Friday, November 16, 2012

Trusting Their Judgement

When I first saw this, I had to fight the instinct to put a stop to it. In a flash, I'd done my adult risk assessment:

  1. Plastic trucks not designed to be sat upon, especially by these large 5-year-old bodies
  2. Concrete slope
  3. Short runway with a raised planting bed made of wood at the bottom
  4. Even if these competent kids could manage it, their success might lure less competent friends to try it
  5. Tender flesh and precious heads

I made it to the scene before anyone had put themselves at the mercy of gravity saying the first thing that came to my lips, "That doesn't look safe to me."

He looked at me, then down the slope. "It's safe."

"I'm worried you'll get hurt."

He gave the scene another once-over, then spoke from the perspective of a 5-year-old boy sitting on a plastic digger at the top of a concrete slope, thinking about his own life and limb, "I won't get hurt." 

This is a boy who tends to look before he leaps, usually not the first in line for a risky venture, but rather more typically third or fourth, peering around those in front of him to observe what's going on, learning from their mistakes. In that moment, I tried to imagine what he saw, returning me briefly to my days as a 5-year-old boy who had made similar risk assessments. In the backs of both of our minds, I think, was the much longer, steeper concrete slope in our outdoor classroom, the one we both felt would be too big a risk. Daredevils might try it, but not us.

"Okay, I'll be here to pick you up if you fall."

With that he let himself go down the short ride, stopping so abruptly against the planting bed that the rear wheels were lifted of the ground. There was a little triumph behind his smile.

When he started dragging his truck back up the slope, I stopped worrying about him, turning my attentions to the safety of the planting bed and the second boy who, having witnessed the success, was now steering a truck of his own into place.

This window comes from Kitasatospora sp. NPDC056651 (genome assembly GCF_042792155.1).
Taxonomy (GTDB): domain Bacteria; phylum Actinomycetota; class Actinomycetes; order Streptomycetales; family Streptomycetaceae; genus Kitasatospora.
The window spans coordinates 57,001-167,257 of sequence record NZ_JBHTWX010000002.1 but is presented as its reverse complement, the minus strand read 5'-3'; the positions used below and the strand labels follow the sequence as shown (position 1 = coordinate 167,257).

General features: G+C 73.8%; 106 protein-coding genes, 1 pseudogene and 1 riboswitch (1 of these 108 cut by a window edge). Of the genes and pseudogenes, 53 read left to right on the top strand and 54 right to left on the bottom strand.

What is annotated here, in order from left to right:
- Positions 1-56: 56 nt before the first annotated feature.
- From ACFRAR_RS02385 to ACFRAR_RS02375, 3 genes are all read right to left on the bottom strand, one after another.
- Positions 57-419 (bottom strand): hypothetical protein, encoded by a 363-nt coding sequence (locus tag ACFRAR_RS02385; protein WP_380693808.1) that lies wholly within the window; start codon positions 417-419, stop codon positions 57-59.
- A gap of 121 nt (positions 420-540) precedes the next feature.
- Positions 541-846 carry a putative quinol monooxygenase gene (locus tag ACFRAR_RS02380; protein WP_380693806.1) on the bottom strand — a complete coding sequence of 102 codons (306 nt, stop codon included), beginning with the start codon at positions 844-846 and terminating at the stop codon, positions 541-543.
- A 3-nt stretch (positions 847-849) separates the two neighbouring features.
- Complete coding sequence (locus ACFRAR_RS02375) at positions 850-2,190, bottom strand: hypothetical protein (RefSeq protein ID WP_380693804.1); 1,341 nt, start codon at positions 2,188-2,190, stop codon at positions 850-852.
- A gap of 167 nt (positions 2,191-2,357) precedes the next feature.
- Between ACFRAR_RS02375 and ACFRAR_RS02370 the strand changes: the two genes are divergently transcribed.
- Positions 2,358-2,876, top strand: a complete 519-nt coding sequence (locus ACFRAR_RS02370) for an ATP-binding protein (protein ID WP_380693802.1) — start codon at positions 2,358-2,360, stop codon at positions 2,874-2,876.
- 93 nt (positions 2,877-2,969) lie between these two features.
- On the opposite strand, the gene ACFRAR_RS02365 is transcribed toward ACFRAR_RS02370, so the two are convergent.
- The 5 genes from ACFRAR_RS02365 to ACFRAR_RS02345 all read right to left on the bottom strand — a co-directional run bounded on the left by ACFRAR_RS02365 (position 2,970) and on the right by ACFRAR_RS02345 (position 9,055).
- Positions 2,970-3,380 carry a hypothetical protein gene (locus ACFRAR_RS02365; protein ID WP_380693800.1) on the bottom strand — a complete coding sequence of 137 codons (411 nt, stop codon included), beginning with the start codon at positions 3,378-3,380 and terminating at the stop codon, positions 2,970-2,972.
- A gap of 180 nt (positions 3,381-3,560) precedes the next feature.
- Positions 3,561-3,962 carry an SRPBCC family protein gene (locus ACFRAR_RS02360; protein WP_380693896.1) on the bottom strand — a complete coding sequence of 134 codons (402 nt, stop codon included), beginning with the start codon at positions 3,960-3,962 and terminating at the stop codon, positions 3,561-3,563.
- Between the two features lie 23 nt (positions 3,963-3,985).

I said, "Wait! I don't want you guys to wreck the garden." The boys waited one behind the other as I dropped a car tire on the ground. "You can run into this."

As the boys took turns in this game of speed, slope, and impact, I began to worry again as other kids stopped by to check things out. I was sure that this was the time for physically less capable children to want their turns, emboldened beyond their reason by the success of these first two. But one after another they watched, then moved on to other things, the monkey-see-monkey-do chain reaction I'd feared not in evidence.

I might have let my fears over-ride the superior risk assessment capabilities of the boys. Instead, I trusted their judgement, while being near to pick them up if they fell.

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ACsMama said...

Wonderful! This is in stark contrast to something I witnessed a few weeks ago at the school where I am a teacher - a co-worker told the second-graders not to go on the monkey bars because they were "too high" and were meant for the older children. I reminisced about my second-grade days removing my shoes and socks and running across the tops of the monkey bars... (and I have never had a broken bone in my life!). Kids are actually a lot better at judging their own limits than we give them credit for - especially if they have lots of practice testing their own limits!

Ashley Snow said...

Hi Mr. Tom,

My name is Ashley and I am a student in EDM 310 at the University of South Alabama. Your post was great and was very informative for future educators. As a future educator I believe I would have reacted the same way thinking of all the bad things that could possibly happen. Children are always eager to do the opposite of what you tell them, because they have their own judgement of the task at hand. I agree with your title we need to trust our students judgement. I really enjoyed reading this post!!

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